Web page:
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Asia's major markets closed mostly lower, with the exception of China, as investor sentiment in the region remained fragile on the back of lower oil prices and China concerns.
The Australian market erased its morning gains to slip into negative territory, with the main ASX 200 closing down 7.10 points, or 0.14 percent, at 4,925. The energy and materials sectors weighed on sentiment throughout the session, finishing down 3.51 and 2.31 percent respectively on the back of lower oil and commodity prices. On Monday, the ASX 200 had dropped 1.16 percent.
In Japan, where markets resumed trading today after a day off on Monday, the finished 479 points, or 2.71 percent, lower at 17,218.96, with the mining sector down 5.55 percent and the oil and coal sector falling 5.21 percent. In South Korea, the Kospi closed down 3.98 points, or 0.21 percent, at 1,890.86.
Chinese markets wavered between positive and negative territory, a day after taking a sharp plunge.
The closed up by 6.48 points, or 0.21 percent, at 3,023.18 after rising as much as 0.9 percent and falling as much as 0.71 percent in the first 10 minutes of trade. On Monday, a late-afternoon sell-off saw the index fall more than 5 percent.
The smaller Shenzhen composite finished up 0.39 percent after earlier falling as much as 1.45 percent. The CSI 300 tacked gains of 0.74 percent. Away from the mainland, Hong Kong's index erased gains to close down 0.89 percent.
Before trade opened, the People's Bank of China (PBOC) set the yuan mid-point fix at 6.5628 against the dollar, similar to Monday's fix of 6.5626. The dollar-yuan traded 0.07 percent higher at 6.5753.
Lucy Macdonald, chief investment officer for global equities at Allianz Global Investors, told CNBC's "Asia Squawk Box " that current market volatility was to be expected, given two large, unexpected events that have happened recently.
"One was the oil price doing what it's done. And that still isn't resolved," she said. "The second thing was the Chinese currency being unpegged. That wasn't expected either. So two very big important things happened and those are the source of all the volatility at the moment."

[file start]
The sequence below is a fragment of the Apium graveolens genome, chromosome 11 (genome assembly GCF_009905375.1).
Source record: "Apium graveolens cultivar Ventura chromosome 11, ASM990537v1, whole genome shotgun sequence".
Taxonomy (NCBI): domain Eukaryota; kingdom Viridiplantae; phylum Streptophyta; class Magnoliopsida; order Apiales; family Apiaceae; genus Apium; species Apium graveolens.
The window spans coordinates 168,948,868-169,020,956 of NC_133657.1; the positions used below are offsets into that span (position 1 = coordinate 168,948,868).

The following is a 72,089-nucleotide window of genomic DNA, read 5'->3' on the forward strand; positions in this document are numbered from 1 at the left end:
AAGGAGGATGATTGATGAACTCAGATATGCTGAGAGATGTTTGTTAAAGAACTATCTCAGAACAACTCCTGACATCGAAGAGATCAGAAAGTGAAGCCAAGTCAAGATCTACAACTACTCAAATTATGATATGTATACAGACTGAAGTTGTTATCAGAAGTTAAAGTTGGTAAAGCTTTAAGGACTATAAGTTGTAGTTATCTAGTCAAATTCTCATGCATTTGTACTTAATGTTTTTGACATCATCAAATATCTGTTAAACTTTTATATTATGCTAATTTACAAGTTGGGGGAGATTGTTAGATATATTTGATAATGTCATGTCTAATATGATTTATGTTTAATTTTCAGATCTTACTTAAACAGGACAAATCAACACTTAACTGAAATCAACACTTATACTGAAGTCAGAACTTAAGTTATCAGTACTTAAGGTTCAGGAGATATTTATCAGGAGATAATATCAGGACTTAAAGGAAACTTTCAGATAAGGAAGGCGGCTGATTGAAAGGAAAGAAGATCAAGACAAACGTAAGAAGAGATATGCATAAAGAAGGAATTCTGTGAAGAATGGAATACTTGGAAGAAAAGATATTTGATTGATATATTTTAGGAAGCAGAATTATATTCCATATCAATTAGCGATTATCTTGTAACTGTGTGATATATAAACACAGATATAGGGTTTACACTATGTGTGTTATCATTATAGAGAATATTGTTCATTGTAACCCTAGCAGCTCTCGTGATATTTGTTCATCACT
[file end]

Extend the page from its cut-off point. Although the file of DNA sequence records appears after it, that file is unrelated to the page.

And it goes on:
Mainland financials were among the top movers on the Shanghai index, with Orient Securities gaining 2.36 percent and Founder Securities gaining 2.39 percent.
Hong Kong-listed shares of Dalian Wanda closed 0.38 percent lower as the property and entertainment giant said it became the majority shareholder in Legendary Entertainment in Hollywood, in a deal worth $3.8 billion. Legendary Entertainment is the producer of films such as the 'Dark Knight' Batman series and 'Godzilla.'
Oil futures extended declines, tapping fresh 12-year lows, after a sell-off during U.S. trade.
During Asian trading hours, prices plunged further, as U.S. West Texas Intermediate (WTI) crude traded 2.39 percent lower at $30.66 a barrel. The globally traded Brent futures fell 2.54 percent to $30.75 a barrel.
Energy plays across the board lagged, with shares of Santos closing down 8.1 percent, Oil Search down 4.15 percent and Woodside Petroleum seeing losses of 1.99 percent in Australia. In Japan, Inpex and Japan Petroleum closed lower, down 5.82 and 7.44 percent respectively.
Iron ore miner Gindalbie Metals trimmed some losses, but still ended down 57.14 percent after reports emerged that Ansteel was reviewing their funding options for the miner. Gindalbie could face financing difficulties should Ansteel withdraw its funding.
Elsewhere, coal producer Whitehaven Coal erased morning gains to end 5.65 percent lower. Earlier, its shares surged 4.84 percent after it reported a jump in coal output and sales and confirmed its profitability in the first half of fiscal 2016.
In Japan, the dollar-yen pair traded lower at 117.50 with the yen, a safe haven currency, seeing some gains in the middle of the ongoing market turmoil. Major export-oriented stocks, which depend on the dollar-yen pair, such as Toyota, Nissan, Sony and Mitsubishi Electric, all traded down.
Sharp shares erased morning gains to finish down 1.75 percent. Earlier, shares ticked up after local reports said Japanese state-backed fund INCJ offered to invest 200 billion yen ($1.7 billion) to help bail out the electronics maker. Reuters, citing a source, said the company also planned to ask banks to convert 150 billion yen in loans into equity.
Shares of Honda trimmed gains to close flat as the Japanese carmaker introduced a newer, updated model of its Ridgeline pickup trucks at the North American International Auto Show in Detroit.
Stateside, major U.S. indexes closed mixed Monday, with the up 52.12 points, or 0.32 percent, at 16,398.57. The S&P 500 also gained 1.64 points, or 0.09 percent, to 1,923.67, while the finished lower by 5.64 points, or 0.12 percent, at 4,637.99.
On the data front, India is set to release its November industrial production numbers as well as its December consumer price index.